Horticultural businesses need to prepare now for the imminent changes to the plant passporting regulations which come into force on 14 December 2019. In preparation for this, the Horticultural Trades Association (HTA) have produced an animated infographic video and guidance sheet to inform members about plant passporting.
This new information, available to members at www.hta.org.uk/plantpassporting builds on the on-going campaign the HTA are implementing to clarify what the new regulations mean for businesses and explain the different steps that need to be taken over the coming months.
The regulations, which come into force in the event of the UK leaving the EU with a deal or in the event of an extension, mean that all plants for planting* and plant products** will need to travel with plant passports. All businesses that are involved in selling to other companies or online will need to be authorised to issue plant passports and register with the Animal and Plant Health Agency (APHA) to be able to do so. This affects any business professionally involved with plants.
HTA President, Boyd Douglas-Davies, commented, “As a garden retailer myself I can see how it is so important for the plants we sell to be sourced responsibly. It’s clear that having the ability to trace back the journey through the supply chain of every plant that is moved throughout the country is not only great for plant health purposes, but also needs full co-operation of every business involved in the trade in plants. The HTA plays an active role in supporting members with the implementation of new laws, interpreting the finer detail and making our industry robust and biosecure.”
He adds, “Given that many retail businesses will be focussing on plans for Christmas plant sales it is imperative that action is taken now so that trading can continue as seamlessly.”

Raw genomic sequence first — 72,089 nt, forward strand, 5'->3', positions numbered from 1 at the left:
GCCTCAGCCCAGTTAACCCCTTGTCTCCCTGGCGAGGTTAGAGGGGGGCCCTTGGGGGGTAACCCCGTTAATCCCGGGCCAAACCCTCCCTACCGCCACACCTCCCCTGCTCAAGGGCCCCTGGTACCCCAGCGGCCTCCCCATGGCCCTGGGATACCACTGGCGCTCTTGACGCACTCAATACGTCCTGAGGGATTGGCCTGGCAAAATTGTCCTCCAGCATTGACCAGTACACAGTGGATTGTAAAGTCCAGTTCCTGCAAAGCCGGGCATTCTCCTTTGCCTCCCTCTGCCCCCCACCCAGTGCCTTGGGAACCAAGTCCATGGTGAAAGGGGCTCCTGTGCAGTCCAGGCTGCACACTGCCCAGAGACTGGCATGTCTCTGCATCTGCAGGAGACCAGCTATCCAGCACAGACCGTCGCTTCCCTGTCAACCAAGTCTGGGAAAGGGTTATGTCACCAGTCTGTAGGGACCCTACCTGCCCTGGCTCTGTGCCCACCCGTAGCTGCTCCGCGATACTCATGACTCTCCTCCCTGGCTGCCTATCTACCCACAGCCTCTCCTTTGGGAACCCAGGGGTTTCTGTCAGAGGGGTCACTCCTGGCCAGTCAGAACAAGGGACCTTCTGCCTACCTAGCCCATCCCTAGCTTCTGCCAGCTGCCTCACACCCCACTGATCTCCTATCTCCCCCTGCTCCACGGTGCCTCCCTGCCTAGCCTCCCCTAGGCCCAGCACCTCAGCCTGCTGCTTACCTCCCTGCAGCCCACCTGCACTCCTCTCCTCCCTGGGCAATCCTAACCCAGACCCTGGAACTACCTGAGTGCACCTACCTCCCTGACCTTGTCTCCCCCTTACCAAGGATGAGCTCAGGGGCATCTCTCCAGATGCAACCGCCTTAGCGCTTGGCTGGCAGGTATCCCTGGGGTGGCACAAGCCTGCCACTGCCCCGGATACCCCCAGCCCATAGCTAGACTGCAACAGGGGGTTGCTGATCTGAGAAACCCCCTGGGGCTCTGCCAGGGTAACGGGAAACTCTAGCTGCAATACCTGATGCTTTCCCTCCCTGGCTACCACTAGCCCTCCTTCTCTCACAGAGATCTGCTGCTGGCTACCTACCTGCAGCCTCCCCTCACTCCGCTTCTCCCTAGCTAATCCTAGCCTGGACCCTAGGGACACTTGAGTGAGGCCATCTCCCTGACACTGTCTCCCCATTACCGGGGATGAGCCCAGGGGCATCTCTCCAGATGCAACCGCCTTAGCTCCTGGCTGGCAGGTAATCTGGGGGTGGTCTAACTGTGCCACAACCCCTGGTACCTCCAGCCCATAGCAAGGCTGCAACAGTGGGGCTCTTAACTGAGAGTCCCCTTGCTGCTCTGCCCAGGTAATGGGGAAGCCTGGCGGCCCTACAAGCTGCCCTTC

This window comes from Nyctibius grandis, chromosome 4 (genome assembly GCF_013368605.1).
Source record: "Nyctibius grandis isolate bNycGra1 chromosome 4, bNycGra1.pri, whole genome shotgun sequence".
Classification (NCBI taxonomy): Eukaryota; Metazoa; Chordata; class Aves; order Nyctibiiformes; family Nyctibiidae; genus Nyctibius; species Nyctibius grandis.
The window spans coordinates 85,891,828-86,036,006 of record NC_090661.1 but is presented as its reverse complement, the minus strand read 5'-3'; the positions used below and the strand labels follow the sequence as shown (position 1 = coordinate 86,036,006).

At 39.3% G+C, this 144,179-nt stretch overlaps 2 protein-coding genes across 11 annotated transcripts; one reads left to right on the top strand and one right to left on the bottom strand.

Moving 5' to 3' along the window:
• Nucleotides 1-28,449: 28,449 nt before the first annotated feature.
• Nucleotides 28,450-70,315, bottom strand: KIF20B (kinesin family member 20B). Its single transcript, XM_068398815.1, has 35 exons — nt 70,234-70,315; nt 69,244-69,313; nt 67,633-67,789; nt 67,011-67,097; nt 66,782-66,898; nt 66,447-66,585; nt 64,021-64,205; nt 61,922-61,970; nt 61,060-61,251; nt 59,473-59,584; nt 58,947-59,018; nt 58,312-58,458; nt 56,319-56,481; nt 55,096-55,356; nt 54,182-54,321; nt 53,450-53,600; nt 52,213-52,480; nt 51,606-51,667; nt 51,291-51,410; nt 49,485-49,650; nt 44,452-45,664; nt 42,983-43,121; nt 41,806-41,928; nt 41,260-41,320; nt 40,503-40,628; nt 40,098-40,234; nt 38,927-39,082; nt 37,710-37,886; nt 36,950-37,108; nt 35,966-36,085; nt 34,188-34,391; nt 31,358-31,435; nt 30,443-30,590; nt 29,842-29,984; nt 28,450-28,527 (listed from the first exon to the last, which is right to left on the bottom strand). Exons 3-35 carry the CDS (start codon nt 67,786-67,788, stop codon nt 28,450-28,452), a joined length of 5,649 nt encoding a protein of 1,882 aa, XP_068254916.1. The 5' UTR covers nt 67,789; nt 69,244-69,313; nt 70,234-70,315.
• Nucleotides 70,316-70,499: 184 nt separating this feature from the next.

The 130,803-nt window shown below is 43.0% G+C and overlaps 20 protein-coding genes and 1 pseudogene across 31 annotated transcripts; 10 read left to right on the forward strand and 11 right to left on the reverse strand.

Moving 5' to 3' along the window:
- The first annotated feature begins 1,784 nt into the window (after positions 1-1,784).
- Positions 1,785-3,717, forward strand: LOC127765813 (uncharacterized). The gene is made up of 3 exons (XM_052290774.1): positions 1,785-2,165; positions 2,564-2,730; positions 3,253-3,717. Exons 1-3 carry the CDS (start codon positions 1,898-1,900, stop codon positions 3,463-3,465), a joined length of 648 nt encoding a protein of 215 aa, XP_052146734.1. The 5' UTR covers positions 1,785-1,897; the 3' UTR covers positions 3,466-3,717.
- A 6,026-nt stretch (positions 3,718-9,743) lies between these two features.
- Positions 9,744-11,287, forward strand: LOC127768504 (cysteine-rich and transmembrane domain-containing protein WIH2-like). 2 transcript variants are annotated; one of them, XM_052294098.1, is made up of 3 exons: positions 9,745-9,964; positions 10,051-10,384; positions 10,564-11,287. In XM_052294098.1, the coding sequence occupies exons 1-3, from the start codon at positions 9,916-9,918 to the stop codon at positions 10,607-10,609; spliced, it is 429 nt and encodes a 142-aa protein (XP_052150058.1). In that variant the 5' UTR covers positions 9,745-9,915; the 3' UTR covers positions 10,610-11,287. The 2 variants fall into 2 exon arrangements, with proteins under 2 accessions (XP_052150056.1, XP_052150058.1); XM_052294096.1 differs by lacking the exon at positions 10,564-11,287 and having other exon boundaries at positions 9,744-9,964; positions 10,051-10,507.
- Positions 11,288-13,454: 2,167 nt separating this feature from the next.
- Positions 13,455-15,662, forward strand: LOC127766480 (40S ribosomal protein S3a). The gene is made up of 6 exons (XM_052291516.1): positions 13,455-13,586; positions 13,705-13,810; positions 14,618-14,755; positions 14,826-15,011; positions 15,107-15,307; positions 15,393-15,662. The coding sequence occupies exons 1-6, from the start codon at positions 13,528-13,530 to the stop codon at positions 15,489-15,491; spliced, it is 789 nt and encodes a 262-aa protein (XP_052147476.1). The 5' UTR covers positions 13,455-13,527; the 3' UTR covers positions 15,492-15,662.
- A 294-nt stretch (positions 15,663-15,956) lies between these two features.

HTA Policy Manager, Sally Cullimore, commented, “The introduction of the new plant passporting regulations on 14 December is part of wider legislation coming in to force on Plant Health Controls. We have been representing the industry views to the Government to establish clarity around the changes and keeping members fully informed over the last few months through E-News, HTA News and website updates, member meetings and advice sessions. These latest resources are part of our on-going communications plan to provide access to the critical pieces of information in a digestible format. It is time to take action now and make sure your business is prepared for the changes.”
To find out more information on plant passporting, view the video or read the guidance sheets, please visit www.hta.org.uk/plantpassporting
*Plants for Planting
All plants for planting means living plants intended to remain planted, to be planted or to be replanted.
e.g. pot plants, bulbs, grubbed up Christmas trees, bare root plants, seedlings, young plants, liners, houseplants, trees, hedging, large specimens, bulbs and tubers, amongst many others.
Plant products means unmanufactured material of plant origin, or any other manufactured products that might create a risk of the spread of quarantine pests.
e.g. wood packaging material, wood material that hasn’t undergone processing (chips, wood waste, shavings etc) or wood that retains its natural round surface (with or without bark).